Yesterday BBC Scotland did a piece on the controversy for the regional news, a video of which you should be able to view at the link below. The folklorist Margaret Bennett is interviewed, and there are some good atmospheric shots of the site to go with it. I don't think there are any regional restrictions on videos like this, so you should be able to watch it wherever you are. If you can't watch it, though, there's an article that accompanies it, but the video is more in-depth:
Colin Wilson, of the Glenlyon History Society, said Tigh Nam Bodach was not a protected site.
He said: "What we would like to see happen is a site like this being especially considered in terms of the environmental impact of the scheme.
"Unfortunately it can be overlooked because it is not a scheduled monument.
"It is noted by Historic Scotland but is not scheduled yet."
And that's exactly the problem, really - it's never been investigated so it's not considered significant enough to be protected. As far as I've read, it's thought that the shieling itself is probably no older than the seventeenth or eighteenth century (and that's being generous), but that doesn't mean that the stones or the tradition itself are older.
One thing I turned up to see if anyone else was covering the story is this post by David Clarke, who notes a similar curse associated with the Hexham Heads - a pair of 'Celtic style' heads found in 1972. This story involved claims of a werewolf haunting anyone who possessed them. Funnily enough, Anne Ross is again involved, and once again she had a bad experience when the stones were brought to her house in Wales:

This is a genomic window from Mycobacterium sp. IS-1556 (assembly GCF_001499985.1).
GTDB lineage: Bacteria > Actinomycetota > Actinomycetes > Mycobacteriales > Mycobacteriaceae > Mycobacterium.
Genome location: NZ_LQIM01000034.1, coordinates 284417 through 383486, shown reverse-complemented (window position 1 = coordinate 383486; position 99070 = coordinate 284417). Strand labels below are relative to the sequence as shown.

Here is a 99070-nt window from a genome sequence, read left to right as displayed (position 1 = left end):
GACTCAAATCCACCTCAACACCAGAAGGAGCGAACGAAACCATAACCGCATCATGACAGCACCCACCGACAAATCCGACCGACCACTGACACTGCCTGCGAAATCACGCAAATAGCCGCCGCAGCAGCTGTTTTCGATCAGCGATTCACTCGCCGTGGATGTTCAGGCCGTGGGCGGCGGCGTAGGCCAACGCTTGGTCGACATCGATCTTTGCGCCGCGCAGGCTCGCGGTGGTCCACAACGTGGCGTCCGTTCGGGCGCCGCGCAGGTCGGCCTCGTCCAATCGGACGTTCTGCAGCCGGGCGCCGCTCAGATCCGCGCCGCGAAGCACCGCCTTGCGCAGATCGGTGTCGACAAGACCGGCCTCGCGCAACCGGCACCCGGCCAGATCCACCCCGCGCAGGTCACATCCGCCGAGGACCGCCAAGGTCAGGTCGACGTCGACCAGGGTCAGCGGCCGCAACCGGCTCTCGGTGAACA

When I interviewed Ross in 1994 she told me the stones brought an “evil presence” with them: “There was no doubt the haunting was that of a werewolf,” she told me. “The thing took form very gradually, and when it actually became not just audible and hinted at but tangible and visible, something had to be done, because it was definitely growing…” (the house was subsequently exorcised, but that’s another story….)
Anne Ross, it seems, had quite the collection. More on the Hexham Heads here, which gives a bit more detail of Dr Ross' experiences.
I'm told that objections or comments may still be considered by the local council, even though the official window for commenting has now closed. Different councils hold different policies on that, so there's no guarantee, and some will consider anything they receive right up until the date. Details about lodging a comment/objection can be found here, with an email address given on the page that you can use to comment. The application number you need to quote is 11/00061/FLL.
EDIT: See also some photos of the Glenlyon History Society's gathering there on Sunday.